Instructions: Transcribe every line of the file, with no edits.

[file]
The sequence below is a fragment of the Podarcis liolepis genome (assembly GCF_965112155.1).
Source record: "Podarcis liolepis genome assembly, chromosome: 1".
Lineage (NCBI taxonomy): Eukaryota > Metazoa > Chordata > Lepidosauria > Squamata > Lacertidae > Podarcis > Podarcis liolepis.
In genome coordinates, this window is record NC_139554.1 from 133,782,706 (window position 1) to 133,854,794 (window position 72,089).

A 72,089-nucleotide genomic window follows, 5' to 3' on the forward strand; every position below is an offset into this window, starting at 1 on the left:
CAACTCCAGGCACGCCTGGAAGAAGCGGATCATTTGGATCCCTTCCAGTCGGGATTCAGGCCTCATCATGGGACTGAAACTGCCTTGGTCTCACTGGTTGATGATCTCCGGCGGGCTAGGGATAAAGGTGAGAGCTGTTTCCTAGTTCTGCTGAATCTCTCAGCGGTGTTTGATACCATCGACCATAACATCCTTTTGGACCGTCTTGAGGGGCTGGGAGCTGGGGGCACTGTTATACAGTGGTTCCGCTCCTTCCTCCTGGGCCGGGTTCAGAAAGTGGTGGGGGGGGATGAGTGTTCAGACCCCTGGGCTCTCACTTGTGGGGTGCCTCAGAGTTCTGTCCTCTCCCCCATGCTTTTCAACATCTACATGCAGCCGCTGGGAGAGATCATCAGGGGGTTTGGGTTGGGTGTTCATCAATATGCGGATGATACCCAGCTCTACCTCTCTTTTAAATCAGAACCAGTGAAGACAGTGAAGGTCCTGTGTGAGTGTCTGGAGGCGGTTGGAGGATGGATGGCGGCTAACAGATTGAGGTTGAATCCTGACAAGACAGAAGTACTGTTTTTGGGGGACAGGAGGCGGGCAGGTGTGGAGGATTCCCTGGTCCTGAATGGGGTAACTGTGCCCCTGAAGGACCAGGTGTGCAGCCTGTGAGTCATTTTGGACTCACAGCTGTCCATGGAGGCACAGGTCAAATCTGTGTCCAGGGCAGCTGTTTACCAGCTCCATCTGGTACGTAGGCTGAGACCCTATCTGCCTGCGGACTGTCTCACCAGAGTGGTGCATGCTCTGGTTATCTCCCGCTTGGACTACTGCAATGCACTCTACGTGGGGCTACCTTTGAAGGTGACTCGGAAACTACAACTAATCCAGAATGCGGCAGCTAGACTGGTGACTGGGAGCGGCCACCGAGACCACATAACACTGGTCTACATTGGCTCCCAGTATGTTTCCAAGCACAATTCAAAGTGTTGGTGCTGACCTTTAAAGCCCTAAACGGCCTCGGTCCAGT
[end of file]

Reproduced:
The sequence below is a fragment of the Podarcis liolepis genome (assembly GCF_965112155.1).
Source record: "Podarcis liolepis genome assembly, chromosome: 1".
Lineage (NCBI taxonomy): Eukaryota > Metazoa > Chordata > Lepidosauria > Squamata > Lacertidae > Podarcis > Podarcis liolepis.
In genome coordinates, this window is record NC_139554.1 from 133,782,706 (window position 1) to 133,854,794 (window position 72,089).

A 72,089-nucleotide genomic window follows, 5' to 3' on the forward strand; every position below is an offset into this window, starting at 1 on the left:
CAACTCCAGGCACGCCTGGAAGAAGCGGATCATTTGGATCCCTTCCAGTCGGGATTCAGGCCTCATCATGGGACTGAAACTGCCTTGGTCTCACTGGTTGATGATCTCCGGCGGGCTAGGGATAAAGGTGAGAGCTGTTTCCTAGTTCTGCTGAATCTCTCAGCGGTGTTTGATACCATCGACCATAACATCCTTTTGGACCGTCTTGAGGGGCTGGGAGCTGGGGGCACTGTTATACAGTGGTTCCGCTCCTTCCTCCTGGGCCGGGTTCAGAAAGTGGTGGGGGGGGATGAGTGTTCAGACCCCTGGGCTCTCACTTGTGGGGTGCCTCAGAGTTCTGTCCTCTCCCCCATGCTTTTCAACATCTACATGCAGCCGCTGGGAGAGATCATCAGGGGGTTTGGGTTGGGTGTTCATCAATATGCGGATGATACCCAGCTCTACCTCTCTTTTAAATCAGAACCAGTGAAGACAGTGAAGGTCCTGTGTGAGTGTCTGGAGGCGGTTGGAGGATGGATGGCGGCTAACAGATTGAGGTTGAATCCTGACAAGACAGAAGTACTGTTTTTGGGGGACAGGAGGCGGGCAGGTGTGGAGGATTCCCTGGTCCTGAATGGGGTAACTGTGCCCCTGAAGGACCAGGTGTGCAGCCTGTGAGTCATTTTGGACTCACAGCTGTCCATGGAGGCACAGGTCAAATCTGTGTCCAGGGCAGCTGTTTACCAGCTCCATCTGGTACGTAGGCTGAGACCCTATCTGCCTGCGGACTGTCTCACCAGAGTGGTGCATGCTCTGGTTATCTCCCGCTTGGACTACTGCAATGCACTCTACGTGGGGCTACCTTTGAAGGTGACTCGGAAACTACAACTAATCCAGAATGCGGCAGCTAGACTGGTGACTGGGAGCGGCCACCGAGACCACATAACACTGGTCTACATTGGCTCCCAGTATGTTTCCAAGCACAATTCAAAGTGTTGGTGCTGACCTTTAAAGCCCTAAACGGCCTCGGTCCAGT